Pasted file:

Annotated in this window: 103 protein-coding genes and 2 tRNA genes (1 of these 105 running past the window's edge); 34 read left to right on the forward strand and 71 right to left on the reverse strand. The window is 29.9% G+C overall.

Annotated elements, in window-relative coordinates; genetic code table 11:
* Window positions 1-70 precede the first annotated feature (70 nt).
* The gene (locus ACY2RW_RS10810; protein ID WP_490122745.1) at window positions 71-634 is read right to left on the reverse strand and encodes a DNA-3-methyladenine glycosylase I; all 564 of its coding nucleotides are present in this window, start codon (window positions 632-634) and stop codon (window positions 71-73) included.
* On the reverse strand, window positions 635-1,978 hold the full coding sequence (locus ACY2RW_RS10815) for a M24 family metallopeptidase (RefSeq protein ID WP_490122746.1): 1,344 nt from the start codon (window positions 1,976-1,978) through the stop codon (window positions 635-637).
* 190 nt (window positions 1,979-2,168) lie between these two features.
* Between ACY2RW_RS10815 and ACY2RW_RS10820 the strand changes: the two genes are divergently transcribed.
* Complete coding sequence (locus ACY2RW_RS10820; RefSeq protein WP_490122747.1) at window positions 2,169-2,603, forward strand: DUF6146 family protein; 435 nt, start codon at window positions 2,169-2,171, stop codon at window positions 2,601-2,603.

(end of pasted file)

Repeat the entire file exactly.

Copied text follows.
Annotated in this window: 103 protein-coding genes and 2 tRNA genes (1 of these 105 running past the window's edge); 34 read left to right on the forward strand and 71 right to left on the reverse strand. The window is 29.9% G+C overall.

Annotated elements, in window-relative coordinates; genetic code table 11:
* Window positions 1-70 precede the first annotated feature (70 nt).
* The gene (locus ACY2RW_RS10810; protein ID WP_490122745.1) at window positions 71-634 is read right to left on the reverse strand and encodes a DNA-3-methyladenine glycosylase I; all 564 of its coding nucleotides are present in this window, start codon (window positions 632-634) and stop codon (window positions 71-73) included.
* On the reverse strand, window positions 635-1,978 hold the full coding sequence (locus ACY2RW_RS10815) for a M24 family metallopeptidase (RefSeq protein ID WP_490122746.1): 1,344 nt from the start codon (window positions 1,976-1,978) through the stop codon (window positions 635-637).
* 190 nt (window positions 1,979-2,168) lie between these two features.
* Between ACY2RW_RS10815 and ACY2RW_RS10820 the strand changes: the two genes are divergently transcribed.
* Complete coding sequence (locus ACY2RW_RS10820; RefSeq protein WP_490122747.1) at window positions 2,169-2,603, forward strand: DUF6146 family protein; 435 nt, start codon at window positions 2,169-2,171, stop codon at window positions 2,601-2,603.